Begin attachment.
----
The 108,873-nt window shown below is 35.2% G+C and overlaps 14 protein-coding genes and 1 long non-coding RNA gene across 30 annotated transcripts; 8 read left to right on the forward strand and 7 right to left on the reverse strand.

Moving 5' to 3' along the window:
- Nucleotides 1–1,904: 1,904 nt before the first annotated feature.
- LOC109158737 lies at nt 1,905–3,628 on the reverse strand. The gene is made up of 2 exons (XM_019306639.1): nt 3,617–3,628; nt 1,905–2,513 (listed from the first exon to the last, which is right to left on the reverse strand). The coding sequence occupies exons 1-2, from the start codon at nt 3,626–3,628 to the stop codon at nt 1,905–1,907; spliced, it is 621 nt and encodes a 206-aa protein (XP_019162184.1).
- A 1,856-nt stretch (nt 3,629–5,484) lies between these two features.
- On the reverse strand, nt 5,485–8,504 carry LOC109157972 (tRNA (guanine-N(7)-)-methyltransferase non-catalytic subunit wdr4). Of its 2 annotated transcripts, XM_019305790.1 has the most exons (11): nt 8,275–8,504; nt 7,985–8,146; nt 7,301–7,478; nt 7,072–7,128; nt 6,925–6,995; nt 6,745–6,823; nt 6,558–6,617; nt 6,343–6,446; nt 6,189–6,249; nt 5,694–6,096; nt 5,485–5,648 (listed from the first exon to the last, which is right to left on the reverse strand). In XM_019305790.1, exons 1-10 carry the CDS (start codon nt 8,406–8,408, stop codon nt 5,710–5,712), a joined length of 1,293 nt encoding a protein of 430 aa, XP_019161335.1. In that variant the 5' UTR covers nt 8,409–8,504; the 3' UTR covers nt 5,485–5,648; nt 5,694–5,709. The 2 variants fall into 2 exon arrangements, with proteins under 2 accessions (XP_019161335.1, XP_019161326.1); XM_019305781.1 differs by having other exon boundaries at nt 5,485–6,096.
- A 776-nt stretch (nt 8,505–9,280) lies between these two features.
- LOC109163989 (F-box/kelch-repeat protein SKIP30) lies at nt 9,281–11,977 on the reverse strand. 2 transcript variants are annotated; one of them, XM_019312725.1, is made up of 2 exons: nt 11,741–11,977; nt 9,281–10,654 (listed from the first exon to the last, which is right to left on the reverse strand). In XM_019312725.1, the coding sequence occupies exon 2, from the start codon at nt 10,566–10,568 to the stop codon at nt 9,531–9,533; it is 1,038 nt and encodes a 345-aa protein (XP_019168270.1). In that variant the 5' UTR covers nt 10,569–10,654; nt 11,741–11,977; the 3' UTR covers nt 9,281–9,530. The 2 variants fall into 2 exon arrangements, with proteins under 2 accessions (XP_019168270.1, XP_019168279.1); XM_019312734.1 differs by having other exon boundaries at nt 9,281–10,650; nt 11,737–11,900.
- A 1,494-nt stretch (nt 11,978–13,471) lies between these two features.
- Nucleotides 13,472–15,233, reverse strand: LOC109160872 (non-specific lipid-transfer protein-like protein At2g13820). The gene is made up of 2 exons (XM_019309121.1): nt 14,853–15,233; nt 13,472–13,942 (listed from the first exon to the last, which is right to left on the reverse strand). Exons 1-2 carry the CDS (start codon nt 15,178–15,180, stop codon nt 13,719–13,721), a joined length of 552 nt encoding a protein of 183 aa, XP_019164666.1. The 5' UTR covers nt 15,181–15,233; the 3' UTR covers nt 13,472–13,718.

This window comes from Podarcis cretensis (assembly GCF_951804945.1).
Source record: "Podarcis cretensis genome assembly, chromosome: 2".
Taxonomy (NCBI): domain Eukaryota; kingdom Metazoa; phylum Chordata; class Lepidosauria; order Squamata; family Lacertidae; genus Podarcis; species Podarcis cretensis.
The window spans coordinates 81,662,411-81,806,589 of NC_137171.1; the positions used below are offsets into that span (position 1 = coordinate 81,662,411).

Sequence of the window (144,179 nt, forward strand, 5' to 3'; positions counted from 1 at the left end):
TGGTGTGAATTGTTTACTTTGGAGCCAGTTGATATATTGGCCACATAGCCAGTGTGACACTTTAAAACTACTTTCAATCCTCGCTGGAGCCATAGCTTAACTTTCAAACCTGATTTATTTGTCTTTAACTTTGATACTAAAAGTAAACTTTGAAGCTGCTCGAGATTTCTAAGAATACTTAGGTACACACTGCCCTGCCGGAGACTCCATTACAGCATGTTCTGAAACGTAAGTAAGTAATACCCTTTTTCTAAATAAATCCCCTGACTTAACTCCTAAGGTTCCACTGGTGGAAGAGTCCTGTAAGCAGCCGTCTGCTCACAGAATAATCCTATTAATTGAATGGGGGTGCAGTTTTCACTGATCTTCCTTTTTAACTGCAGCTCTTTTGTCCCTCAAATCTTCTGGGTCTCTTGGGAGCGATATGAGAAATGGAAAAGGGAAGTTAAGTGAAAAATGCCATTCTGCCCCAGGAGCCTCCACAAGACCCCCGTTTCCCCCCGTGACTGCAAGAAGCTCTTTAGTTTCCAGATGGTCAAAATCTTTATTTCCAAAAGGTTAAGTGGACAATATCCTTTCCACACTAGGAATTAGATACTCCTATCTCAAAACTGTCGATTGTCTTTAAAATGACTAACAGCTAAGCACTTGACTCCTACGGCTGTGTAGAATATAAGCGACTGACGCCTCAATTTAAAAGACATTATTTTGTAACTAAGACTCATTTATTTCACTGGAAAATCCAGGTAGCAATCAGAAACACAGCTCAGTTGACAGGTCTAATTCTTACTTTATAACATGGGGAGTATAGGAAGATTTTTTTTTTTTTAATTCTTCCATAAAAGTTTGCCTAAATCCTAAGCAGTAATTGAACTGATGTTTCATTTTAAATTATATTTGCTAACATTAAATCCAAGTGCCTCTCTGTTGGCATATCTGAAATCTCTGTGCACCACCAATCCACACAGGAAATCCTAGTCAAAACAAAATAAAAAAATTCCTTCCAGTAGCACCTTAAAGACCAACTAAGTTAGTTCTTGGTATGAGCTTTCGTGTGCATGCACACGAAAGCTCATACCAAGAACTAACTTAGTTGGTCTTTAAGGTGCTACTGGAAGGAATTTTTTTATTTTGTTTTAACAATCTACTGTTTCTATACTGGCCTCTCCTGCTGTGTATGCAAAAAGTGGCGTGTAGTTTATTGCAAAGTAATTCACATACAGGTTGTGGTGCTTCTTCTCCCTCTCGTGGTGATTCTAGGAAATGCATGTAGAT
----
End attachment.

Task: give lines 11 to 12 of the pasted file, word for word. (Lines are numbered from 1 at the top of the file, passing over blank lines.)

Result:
This window comes from Podarcis cretensis (assembly GCF_951804945.1).
Source record: "Podarcis cretensis genome assembly, chromosome: 2".